The Human Papillomavirus Research

Human Papillomavirus (HPV) is a common sexually transmitted viral infection that affects more than 50% sexually active individuals. America has about 7,000 cases, and this is expected to double in 5-10 years. HPV is mostly associated with cervical cancer and rarely associated with other cancer types. There are about 15 types of HPV that have the highest level of carcinogenic influence including HPV 16, 18, 31 and 45. Although it is considered a sexually transmitted infection, there are studies showing the connection between HPV and throat cancer. Several studies have revealed a relationship between oral sex and HPVpositive throat cancers. Moreover, there is evident connection between tonsil cancer and adjustment to tobacco smoking and substance abuse. The RNA scope is a test method used to identify and confirm the diagnosis of HPV 16. This will help in choosing patients for clinical trials with the aim of developing new medicines. This review seeks to explain the relationship between past infections of the chronic inflammatory disease in the oral cavity and the likelihood of developing an HPV tumor, which occurs when the person is infected with head and neck squamous cell carcinoma (HNSCC). A study in a hospital base case control and analysis within an inclusive cancer center was carried out. The objective was to assess whether periodontitis is related to the HPV status of HNSCC. In this study, HPV16 was found to be the most prevalent in every area of the neck and head. The research used a quantitative research methodology on 130 patients freshly diagnosed with oropharyngeal cancer. Numerous variables were used in the study. The variables used included medical history, nutrition, and hygiene among others. Simple correlation analysis is used by the author in the measurement of dependent and independent variables. The results of the literature review to confirm that prolonged exposure to HPV is likely to cause the appearance of oropharyngeal cancer for several years. However, secondary factors like tobacco and alcohol were found likely to induce genomic instability and also that sexual behaviors could increase the risk of squamous cell carcinomas. The Oral cancer Foundation provides a review of detailed research on HPV. Essentially, there are more than 120 versions of HPV and that HPV-5 and HPV-11. The HPV versions are known to produce warts in various parts of the body mostly the hands and legs. It is noted that the transmission of HPV is simple as it can be transmitted through skin contact while some can be transmitted through sexual intercourse, the most prevalent being HPV-45, HPV-31, HPV-18 and HPV-16. These viruses are serious and can cause cancers. The review also highlights that the HPV also causes oral cancer alongside alcohol and tobacco which is supported by other researchers. The oral cancer has been found to be most prevalent in young white males and non-smokers. More information on this review indicates that people group bacteria and viruses together causing a misunderstanding. It gives a clear definition of the differences between viruses and bacteria in their different functional capabilities. This literature review explains the process by which a virus controls a cell and treatment of various viruses. This research is also backed by other authors in other literatures. It is also observed that the most cancer causing viruses are HPV-16 and HPV-18, and the best way for treatment is by using the laser method, conventional surgery and loop electrosurgical excision procedure.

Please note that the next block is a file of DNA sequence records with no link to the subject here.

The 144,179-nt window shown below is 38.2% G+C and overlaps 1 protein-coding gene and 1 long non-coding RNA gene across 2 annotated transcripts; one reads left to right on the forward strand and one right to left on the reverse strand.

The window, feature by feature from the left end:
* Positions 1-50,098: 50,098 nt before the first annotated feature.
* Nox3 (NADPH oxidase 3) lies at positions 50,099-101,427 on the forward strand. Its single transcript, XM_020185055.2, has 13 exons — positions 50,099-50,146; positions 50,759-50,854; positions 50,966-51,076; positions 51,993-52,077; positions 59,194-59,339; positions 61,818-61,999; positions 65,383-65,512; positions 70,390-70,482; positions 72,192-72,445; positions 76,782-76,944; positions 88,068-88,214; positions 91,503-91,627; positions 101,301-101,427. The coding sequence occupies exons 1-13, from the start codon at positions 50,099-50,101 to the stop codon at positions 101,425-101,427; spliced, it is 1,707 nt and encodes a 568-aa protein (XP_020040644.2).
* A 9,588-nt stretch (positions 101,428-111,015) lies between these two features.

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NerdyRoo. (2022, May 11). The Human Papillomavirus Research. Retrieved from https://nerdyroo.com/the-human-papillomavirus-research/

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1. NerdyRoo. "The Human Papillomavirus Research." May 11, 2022. https://nerdyroo.com/the-human-papillomavirus-research/.


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NerdyRoo. "The Human Papillomavirus Research." May 11, 2022. https://nerdyroo.com/the-human-papillomavirus-research/.

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NerdyRoo. 2022. "The Human Papillomavirus Research." May 11, 2022. https://nerdyroo.com/the-human-papillomavirus-research/.

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NerdyRoo. (2022) 'The Human Papillomavirus Research'. 11 May.

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